3 Things You Should Know About Small Business: May 8
NEW YORK (MainStreet) -- What's happening in small business today?
1. Chase and LivingSocial launch "Mission: Small Business" grant program. JPMorgan Chase
Small business owners have until June 30 to apply for a grant. The business has to have been operating for at least two years and have fewer than 100 employees. Each business will be required to answer questions about why their business is unique, outline a proposed plan for utilizing the grant to grow their business and describe how the business is involved with its community.
Consumers can vote for their favorite small business. For each pledge of support, Chase will add five dollars to the grant pool, up to $3 million, and businesses must receive at least 250 votes to be considered for a grant. Grant recipients will be announced by Sept. 15, 2012.
2. Local card store throws in the towel. TheStreet wrote about Avant Cards & Gifts shortly after the Lincoln, Neb., store pleaded to customers on Facebook to come in and support them as they struggled to stay in business. Unfortunately, the spike in sales during the holiday season was not enough to keep this small business afloat.
Owner Duane Krepel wrote on Avant Cards' Facebook page today that in June he will have to close his store -- the last remaining of three that he once owned -- unless he finds a buyer.
"We really appreciate the support you have given over the years, especially this last December. It meant a lot. However, the debt being so great we must either liquidate or sell the business to pay back the bank," Krepel writes.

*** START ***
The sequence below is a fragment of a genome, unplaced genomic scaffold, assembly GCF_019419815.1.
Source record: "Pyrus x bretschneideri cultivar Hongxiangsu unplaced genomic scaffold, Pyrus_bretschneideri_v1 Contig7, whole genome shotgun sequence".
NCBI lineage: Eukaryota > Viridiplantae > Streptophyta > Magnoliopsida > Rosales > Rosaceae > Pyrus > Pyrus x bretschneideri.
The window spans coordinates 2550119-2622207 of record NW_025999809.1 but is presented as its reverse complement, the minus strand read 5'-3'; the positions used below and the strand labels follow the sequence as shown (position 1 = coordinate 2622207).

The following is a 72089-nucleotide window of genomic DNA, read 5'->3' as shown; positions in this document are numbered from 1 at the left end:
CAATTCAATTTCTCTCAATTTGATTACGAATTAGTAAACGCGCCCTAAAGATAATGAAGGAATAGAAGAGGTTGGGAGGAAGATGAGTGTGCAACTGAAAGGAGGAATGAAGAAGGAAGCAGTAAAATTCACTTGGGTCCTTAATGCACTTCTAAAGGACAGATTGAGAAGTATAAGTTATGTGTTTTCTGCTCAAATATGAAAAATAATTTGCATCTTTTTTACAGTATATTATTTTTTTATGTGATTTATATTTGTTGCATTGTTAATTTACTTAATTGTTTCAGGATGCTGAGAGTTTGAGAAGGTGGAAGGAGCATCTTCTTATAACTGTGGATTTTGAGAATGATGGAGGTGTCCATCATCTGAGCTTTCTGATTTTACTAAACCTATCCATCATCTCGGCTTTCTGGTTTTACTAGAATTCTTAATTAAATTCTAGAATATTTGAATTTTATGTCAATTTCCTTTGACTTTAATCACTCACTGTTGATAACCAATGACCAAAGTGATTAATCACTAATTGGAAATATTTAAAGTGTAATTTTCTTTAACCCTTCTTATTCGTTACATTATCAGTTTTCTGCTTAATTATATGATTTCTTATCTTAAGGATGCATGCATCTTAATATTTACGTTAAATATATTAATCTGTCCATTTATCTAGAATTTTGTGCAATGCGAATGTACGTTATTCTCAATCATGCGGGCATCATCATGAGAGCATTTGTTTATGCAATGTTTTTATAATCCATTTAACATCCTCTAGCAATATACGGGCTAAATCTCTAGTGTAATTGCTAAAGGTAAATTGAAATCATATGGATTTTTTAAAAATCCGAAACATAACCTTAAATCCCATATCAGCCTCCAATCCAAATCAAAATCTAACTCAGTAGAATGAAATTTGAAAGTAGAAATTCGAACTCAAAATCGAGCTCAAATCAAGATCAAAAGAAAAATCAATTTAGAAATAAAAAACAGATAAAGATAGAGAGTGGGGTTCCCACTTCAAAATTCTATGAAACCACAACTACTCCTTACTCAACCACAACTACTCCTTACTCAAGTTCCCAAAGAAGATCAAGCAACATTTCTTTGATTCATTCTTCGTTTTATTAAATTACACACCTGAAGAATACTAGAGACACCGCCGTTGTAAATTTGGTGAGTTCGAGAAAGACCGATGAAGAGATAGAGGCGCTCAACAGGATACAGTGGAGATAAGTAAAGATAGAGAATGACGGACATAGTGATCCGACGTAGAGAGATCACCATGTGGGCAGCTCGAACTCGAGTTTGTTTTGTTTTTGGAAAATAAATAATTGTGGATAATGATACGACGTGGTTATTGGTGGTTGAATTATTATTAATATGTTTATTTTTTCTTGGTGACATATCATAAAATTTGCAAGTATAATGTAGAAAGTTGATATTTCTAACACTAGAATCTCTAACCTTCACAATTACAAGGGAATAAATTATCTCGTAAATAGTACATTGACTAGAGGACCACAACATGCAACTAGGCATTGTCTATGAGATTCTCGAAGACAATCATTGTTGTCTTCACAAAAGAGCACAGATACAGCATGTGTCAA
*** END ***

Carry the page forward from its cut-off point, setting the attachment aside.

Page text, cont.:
The store began its liquidation sale on Monday.
3. Here's how to make the most of an off-site employee strategy session. This may not be for every business but more than a few could benefit from creating an all-day (or two) strategy and planning session -- that's not in the office.
While these types of meetings were once considered only for Fortune 500 companies, small businesses can benefit tremendously from these types of outings if they're well planned, says Huffington Post .
"Getting away from the office, and the usual interruptions, can revive your enthusiasm for a business or project and rev up your focus. The trick is to make the most of your time away," branding expert Karen Leland writes.
To get the most out of your time away from the office, go easy on the PowerPoint presentations and instead implement some team-building exercises, group discussions and other hands-on sessions as well as demonstrations, even outside speakers, which keeps employees engaged instead of nodding off.
Try to keep some breathing room. A tightly packed schedule leads to information overload and the possibility that employees retain little. Alongside that, be flexible: if a presentation leads to an engaging discussion by staff, don't cut it off just to keep to the schedule.
"The point of the retreat is to draw people in and get them to think, act and participate in new ways," she writes.
And don't forget to schedule some fun while you're at it.
-- Written by Laurie Kulikowski in New York.
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